On Tuesday (10 December 2019), federal Minister for Employment, Skills, Small and Family Business Michaelia Cash (pictured, centre) and Australian Small Business and Family Enterprise Ombudsman (ASBFEO) Kate Carnell jointly launched the My Business Health portal at an event in Canberra.
“My Business Health is a free web portal accessed via the ASBFEO website that offers practical information and resources about those day-to-day issues that keep small business owners awake at night,” Ms Carnell (pictured, left) said.
“Many small and family business owners may not be aware that their everyday worries — be it cash flow, staff-related concerns or paying suppliers — can actually cause high levels of psychological distress.
“That can have a serious impact on both mental and physical health.”
The ombudsman said that the new resource is intended to provide information and tips to deal with some of the common concerns arising at an everyday level for business owners, which in turn can impact upon their mental health.
It was funded through a $3.7 million Small Business Mental Health package announced by the federal government in 2018.
“My Business Health has been developed in consultation with EveryMind, Beyond Blue and small businesses,” Ms Carnell said.
“Mental health is a serious issue for Australia’s small business community, with the Productivity Commission’s draft report into mental health finding the cost of absenteeism and presenteeism to the sector is over $17 billion per year.
“A recently released MYOB report revealed 56 per cent of small business owners feel that running their business has directly brought on anxiety and depression [and] 48 per cent of those small business owners reported their anxiety was largely caused by financial and cash flow concerns.”
Ms Carnell concluded: “We know that it makes good business sense to invest in workplace wellbeing, with every dollar spent on creating a mentally healthy workplace providing solid return on investment.”
‘There is no off switch’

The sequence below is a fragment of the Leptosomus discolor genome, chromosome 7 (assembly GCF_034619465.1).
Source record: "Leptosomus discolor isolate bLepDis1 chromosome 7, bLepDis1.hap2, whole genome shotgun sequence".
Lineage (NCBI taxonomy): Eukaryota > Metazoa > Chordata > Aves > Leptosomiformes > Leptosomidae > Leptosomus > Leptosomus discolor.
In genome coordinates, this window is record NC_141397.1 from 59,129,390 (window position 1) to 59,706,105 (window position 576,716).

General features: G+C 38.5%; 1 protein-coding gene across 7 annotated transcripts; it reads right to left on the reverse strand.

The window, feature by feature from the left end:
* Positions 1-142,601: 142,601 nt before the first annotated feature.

Meanwhile, Senator Cash acknowledged that for business owners and operators, there is no such thing as a break from work.
“Whether you’re a digital printer in Hobart, a carpenter in Melbourne or bringing a new product to the market here in Canberra, being a small businessperson isn’t a job, it’s a way of life,” she said.
“It’s a life that can mean working long hours, often seven days a week, having the responsibilities of managing staff, having to work when you or your child is sick at home. There is no ‘off switch’ in small business.
“And when you walk in the door at home, you are dealing with the financial pressures of not only providing for your family, but providing for the families of your staff and suppliers as well.”
Ms Cash added: “Unfortunately, with all that pressure looking after your business, sometimes it’s hard to find the time to look after yourself.”
The minister echoed Ms Carnell’s comments about the financial cost to the economy of poor mental health within Australia’s small business community.
“We also know that small business operators have a higher prevalence of depression than the national average,” she said.
“Seeking help is not always easy and research shows that there is a need for more specialised support to address mental ill-health within the sector.
“This is all about making sure small businesses can access the help they need, when they need it.”
‘Higher than average’ mental health concerns in building sector
It comes as the Housing Industry Association (HIA) announced that it had renewed its partnership with Beyond Blue to support the mental health of employees and business leaders within Australia’s housebuilding industry.
“For five years, the HIA Charitable Foundation has supported Beyond Blue in improving access to mental health resources for people in the building industry,” HIA’s managing director, Graham Wolfe, said.
“By extending this partnership to 2021, together with a further donation of $100,000 from the HIA Foundation yesterday, Beyond Blue will be able to continue to support workers across the building industry.”
According to Beyond Blue CEO Georgie Harman, mental health concerns are particularly prevalent among people working in Australia’s building industry.
“Beyond Blue encourages people in the building industry to know the signs of mental health conditions, to be there for their colleagues and to seek support as early as possible,” she said.
If you are suffering from depression, anxiety or suicidal thoughts, or you’re worried about someone else and feel that urgent professional support is needed, contact your local doctor or one of the 24/7 crisis agencies below:
Beyond Blue: 1300 22 4636
Lifeline: 13 11 14
Suicide Call Back Service: 1300 659 467